How are secondary emotions helpful?
Consider for a moment how feeling anger in the above situation could have been helpful to Suzanne. It likely helped her to take action and get herself to the hospital. If she had been overtaken by the fear, perhaps she would have froze, costing her precious time in a serious situation. In situations where physical threat is a real possibility, anger can be very protective.
The secondary emotions of anger and numbness can also protect us psychologically. Sometimes the pain of sadness, shame, or fear is too much to handle, and our psyches have a beautiful way of supporting us through instability. For example, it is not uncommon for individuals to finally begin grieving a loss long after the event occurred. This may be because they finally reach a point at which it is psychologically safe enough to experience the pain.
In relationships, anger can help us to get an important message through to a partner. It can be seen as a bid for change, much like the anger a protestor might express when demonstrating for a change on a systemic level. This could be viewed as an “anger of hope.” Likewise, numbness can serve as a way to minimize conflict and preserve harmony in a relationship. If people are experiencing secondary reactivity in a relationship, let us assume they have good reason for doing so, and that there is likely something more vulnerable happening below the waterline.
Communicating “beneath the waterline”
Couples often come to therapy with the goal of “improved communication.” However, focusing on communication allows other discoveries to occur: how to make sense of their conflict, how to stop triggering one another, and how to understand and express emotion. This involves cultivating greater awareness of what might be happening “beneath the waterline,” for oneself and one’s partner. This process can take time. Sometimes it requires a full set of scuba gear, and a deep dive expedition. Usually it requires increased psychological and emotional safety.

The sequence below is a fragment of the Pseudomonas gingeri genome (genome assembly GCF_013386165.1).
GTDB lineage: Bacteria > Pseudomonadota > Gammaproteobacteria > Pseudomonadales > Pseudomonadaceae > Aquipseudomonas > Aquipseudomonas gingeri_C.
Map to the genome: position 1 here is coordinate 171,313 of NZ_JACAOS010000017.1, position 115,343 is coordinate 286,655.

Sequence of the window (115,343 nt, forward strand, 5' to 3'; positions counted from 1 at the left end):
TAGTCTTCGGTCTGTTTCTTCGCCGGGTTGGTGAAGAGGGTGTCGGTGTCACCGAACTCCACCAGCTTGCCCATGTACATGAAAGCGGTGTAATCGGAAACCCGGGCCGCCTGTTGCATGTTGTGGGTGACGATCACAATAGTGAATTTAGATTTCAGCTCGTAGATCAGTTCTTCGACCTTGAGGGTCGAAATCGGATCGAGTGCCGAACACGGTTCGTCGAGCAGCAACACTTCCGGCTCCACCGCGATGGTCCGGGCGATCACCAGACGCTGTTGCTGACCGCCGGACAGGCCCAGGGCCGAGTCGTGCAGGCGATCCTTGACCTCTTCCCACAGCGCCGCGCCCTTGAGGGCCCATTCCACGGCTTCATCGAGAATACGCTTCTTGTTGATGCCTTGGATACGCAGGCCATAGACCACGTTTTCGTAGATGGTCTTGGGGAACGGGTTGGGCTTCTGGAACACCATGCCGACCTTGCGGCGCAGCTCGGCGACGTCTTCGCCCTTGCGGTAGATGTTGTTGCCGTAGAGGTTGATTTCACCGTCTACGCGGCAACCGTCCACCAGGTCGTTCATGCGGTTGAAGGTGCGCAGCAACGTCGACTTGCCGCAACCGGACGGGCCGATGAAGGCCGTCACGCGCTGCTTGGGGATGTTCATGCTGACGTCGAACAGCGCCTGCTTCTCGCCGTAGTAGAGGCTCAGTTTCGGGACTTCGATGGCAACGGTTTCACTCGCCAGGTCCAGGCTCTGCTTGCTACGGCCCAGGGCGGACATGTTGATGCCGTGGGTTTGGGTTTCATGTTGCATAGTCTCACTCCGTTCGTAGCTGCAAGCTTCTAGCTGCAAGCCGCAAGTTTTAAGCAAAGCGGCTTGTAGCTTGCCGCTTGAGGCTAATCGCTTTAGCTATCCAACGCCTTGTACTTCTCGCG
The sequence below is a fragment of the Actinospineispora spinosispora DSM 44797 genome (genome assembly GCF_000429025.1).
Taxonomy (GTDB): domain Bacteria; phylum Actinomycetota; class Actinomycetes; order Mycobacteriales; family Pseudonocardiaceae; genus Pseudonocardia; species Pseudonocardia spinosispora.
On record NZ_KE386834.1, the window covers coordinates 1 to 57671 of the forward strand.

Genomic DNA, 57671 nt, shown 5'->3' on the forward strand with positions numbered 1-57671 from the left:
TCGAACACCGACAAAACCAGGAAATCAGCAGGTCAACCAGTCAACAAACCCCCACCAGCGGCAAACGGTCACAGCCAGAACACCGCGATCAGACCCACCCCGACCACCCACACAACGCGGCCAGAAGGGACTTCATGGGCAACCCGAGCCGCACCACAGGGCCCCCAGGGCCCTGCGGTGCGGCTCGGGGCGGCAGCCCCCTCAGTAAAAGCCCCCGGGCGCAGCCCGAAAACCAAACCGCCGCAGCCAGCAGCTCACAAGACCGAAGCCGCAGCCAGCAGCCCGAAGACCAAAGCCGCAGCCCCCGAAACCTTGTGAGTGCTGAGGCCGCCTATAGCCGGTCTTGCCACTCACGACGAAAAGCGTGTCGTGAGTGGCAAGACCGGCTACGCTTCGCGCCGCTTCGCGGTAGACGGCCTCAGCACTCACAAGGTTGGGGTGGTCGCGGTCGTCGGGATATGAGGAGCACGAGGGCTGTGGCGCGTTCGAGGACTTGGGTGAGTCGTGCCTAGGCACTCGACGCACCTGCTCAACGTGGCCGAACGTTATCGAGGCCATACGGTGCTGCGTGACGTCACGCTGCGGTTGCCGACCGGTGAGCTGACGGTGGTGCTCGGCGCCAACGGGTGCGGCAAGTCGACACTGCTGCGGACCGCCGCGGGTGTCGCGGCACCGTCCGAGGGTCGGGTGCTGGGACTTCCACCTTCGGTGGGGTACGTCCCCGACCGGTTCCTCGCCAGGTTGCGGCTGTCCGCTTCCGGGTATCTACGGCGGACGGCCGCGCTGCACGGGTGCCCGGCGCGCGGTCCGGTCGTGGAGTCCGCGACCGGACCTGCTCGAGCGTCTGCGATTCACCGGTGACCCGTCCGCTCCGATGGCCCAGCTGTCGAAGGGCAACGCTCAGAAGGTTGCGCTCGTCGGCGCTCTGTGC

5 strategies for better communication:
1: Maintain persistent, gentle curiosity about your and your partner’s primary experiences. Take ownership of your personal experience.
2: Notice what you are feeling in your body during a moment of reactivity (i.e. tightness, soreness, trembling). If that place had a voice, what would is say right now? What emotion links to this place of body activation?
3: Validate the secondary emotion (i.e. anger, numbness) that you are seeing from your partner. While it may not make complete sense to you, you can validate by saying, “I can see your anger, and I assume you have good reason to be angry. Tell me more.” When we feel validated in our anger or numbness, we naturally begin to feel and talk about the primary experience underneath.
4: Validate the primary emotion (i.e. sadness, fear, shame) without trying to fix it or make it go away. Don’t be afraid of the vulnerability, even though it may be quite painful. Breathe through it slowly.
5: If you have shared your primary experience, do your best to articulate what you need from your partner (i.e. a hug, a word of reassurance). If you are the one listening, ask your partner what that vulnerable part of him/her needs right now.
There is no magic how-to solution for these dilemmas, but a necessary ingredient is increased emotional safety. This is where taking ownership of our secondary and primary emotion, maintaining gentle curiosity, and offering sincere validation come in.
When to seek couples therapy
Most couples find that they are able to apply the above strategies for many conflicts they face. Most couples also find that there are specific issues which are very difficult to broach, specifically because there is so much secondary and primary emotional activation. This often overwhelming activation can make it nearly impossible to find resolution at times, because we get stuck inadvertently triggering each other, and going into self-protective mode to cope.
If you and your partner struggle to create emotional safety around certain issues, you also likely struggle to create supportive communication. If so, it may be a good time to enlist the help of a therapist. A good therapist will help to curate safety so that you and your partner can take increased risks to turn towards each other, and trust one another with your vulnerability. Click here for more information and to get set up with a therapist today.
*This is a fictitious couple.